By Phillip Orchard

During his five-nation tour of Asia, U.S. President Donald Trump has repeatedly employed a phrase that some observers have taken as a glimpse into his administration’s approach to the region. Whereas his predecessor labeled the region the “Asia-Pacific,” Trump has made the subtle but noticeable shift to calling it the “Indo-Pacific.”

In many ways, however, U.S. strategy in the region hasn’t changed. Consistent with Barack Obama’s “pivot to Asia,” it still focuses heavily on freedom of navigation and overflight, cementing a rules-based economic order, and the need to help regional states deter coercion from expansionist powers (read: China). Some aspects of the U.S. approach certainly have shifted. As could have been expected, Trump explicitly denounced multilateral trade pacts – a major component of past U.S. strategy – and hinted at a somewhat more hands-off approach to managing flashpoints like the South China Sea. But the underlying message in Trump’s broad strategy for the region was that the U.S. is not withdrawing from Southeast Asia, despite regionwide uncertainties about future U.S. engagement; it’s just not going to entangle itself in commitments that stray from core U.S. interests.

ASEAN united states summit Southeast Asia
Leaders from Malaysia, Myanmar, Thailand, Vietnam, the United States, the Philippines, Singapore, Brunei, Laos, Indonesia and Cambodia pose for a photo during the ASEAN-U.S. 40th anniversary commemorative summit on the sideline of the 31st Association of Southeast Asian Nations Summit in Manila on Nov. 13, 2017. MANAN VATSYAYANA/AFP/Getty Images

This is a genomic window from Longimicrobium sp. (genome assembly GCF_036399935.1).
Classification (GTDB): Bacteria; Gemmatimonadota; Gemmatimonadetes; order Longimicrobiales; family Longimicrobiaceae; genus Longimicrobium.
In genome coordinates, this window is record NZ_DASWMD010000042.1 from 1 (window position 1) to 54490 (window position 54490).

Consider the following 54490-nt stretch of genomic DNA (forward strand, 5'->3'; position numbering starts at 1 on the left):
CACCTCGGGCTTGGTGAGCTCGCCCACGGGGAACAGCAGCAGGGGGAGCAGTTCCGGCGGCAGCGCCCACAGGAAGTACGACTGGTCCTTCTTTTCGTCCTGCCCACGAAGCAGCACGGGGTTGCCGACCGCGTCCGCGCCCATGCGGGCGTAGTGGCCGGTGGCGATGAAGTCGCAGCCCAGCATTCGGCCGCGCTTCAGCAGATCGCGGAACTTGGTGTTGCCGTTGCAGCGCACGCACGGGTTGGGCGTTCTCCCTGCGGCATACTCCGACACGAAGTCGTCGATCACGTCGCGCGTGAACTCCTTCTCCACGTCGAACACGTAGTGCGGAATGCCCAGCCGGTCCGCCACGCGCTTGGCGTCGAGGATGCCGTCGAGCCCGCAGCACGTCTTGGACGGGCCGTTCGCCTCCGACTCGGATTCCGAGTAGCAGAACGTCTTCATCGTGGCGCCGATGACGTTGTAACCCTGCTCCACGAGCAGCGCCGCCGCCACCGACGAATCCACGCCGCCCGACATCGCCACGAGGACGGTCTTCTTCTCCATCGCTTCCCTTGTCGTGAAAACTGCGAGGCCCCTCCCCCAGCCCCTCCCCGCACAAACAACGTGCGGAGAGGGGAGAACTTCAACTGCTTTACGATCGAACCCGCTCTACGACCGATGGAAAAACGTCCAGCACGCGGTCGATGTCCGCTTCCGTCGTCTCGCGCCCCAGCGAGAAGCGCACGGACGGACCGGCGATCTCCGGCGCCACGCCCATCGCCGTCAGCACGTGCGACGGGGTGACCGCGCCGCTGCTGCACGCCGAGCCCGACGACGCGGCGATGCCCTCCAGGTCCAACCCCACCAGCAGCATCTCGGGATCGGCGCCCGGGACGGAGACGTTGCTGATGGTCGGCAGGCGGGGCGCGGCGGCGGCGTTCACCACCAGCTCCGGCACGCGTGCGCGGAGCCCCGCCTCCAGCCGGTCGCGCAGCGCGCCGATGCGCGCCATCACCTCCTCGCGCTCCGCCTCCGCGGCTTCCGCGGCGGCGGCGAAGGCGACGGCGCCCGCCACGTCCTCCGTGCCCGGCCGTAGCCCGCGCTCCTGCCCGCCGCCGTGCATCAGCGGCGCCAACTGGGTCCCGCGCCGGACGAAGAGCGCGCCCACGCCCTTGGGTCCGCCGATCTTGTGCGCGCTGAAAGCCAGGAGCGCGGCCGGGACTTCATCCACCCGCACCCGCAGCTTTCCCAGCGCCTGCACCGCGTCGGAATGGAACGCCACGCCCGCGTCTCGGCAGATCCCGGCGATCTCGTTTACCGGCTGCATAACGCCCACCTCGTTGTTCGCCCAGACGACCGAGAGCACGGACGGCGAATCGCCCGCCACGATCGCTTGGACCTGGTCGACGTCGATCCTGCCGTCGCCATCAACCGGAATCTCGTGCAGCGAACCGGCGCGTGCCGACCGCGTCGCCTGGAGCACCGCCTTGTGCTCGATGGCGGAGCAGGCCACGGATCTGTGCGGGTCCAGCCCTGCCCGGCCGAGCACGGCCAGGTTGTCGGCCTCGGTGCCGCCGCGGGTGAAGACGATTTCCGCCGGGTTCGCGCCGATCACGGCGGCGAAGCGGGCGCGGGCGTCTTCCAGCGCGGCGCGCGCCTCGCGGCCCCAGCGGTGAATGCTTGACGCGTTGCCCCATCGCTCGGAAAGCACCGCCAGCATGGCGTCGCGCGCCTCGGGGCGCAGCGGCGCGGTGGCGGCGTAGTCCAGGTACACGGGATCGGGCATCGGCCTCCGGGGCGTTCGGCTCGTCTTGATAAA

The U.S. as a Mediator

The underlying drivers of the U.S. strategy were reflected in an offer Trump reportedly made to mediate disputes between China and Southeast Asian states over the South China Sea. The U.S. cannot be the peacemaker in the South China Sea dispute, primarily because China’s moves in the waters are largely motivated by the U.S. position in the Western Pacific. So long as the U.S. maintains a significant military presence along what’s known as the First Island Chain – Japan, Taiwan, the Philippines and Indonesia – it is a threat to block sea lanes that are critical to China’s export-dependent economy. China’s only viable strategy to ensure its access to the Pacific is to reach a political accommodation with a country in this chain that China can be certain wouldn’t side with an outside naval power during a major conflict.

Its assertiveness in the South China Sea is thus a means toward that end, but also a contingency, in case that strategy fails. In other words, Beijing is betting that its overwhelming superiority compared to weaker Southeast Asian states will diminish the appetite for confrontation among its southern neighbors and turn their attention toward the tangible benefits of cooperation, particularly on the economic front. But even if such an arrangement proves elusive, this strategy still enables China to build up its maritime defenses in an effort to raise the costs of an attack on the Chinese mainland. Although this strategy risks driving these states toward the U.S. and its allies, China has little choice but to pursue it.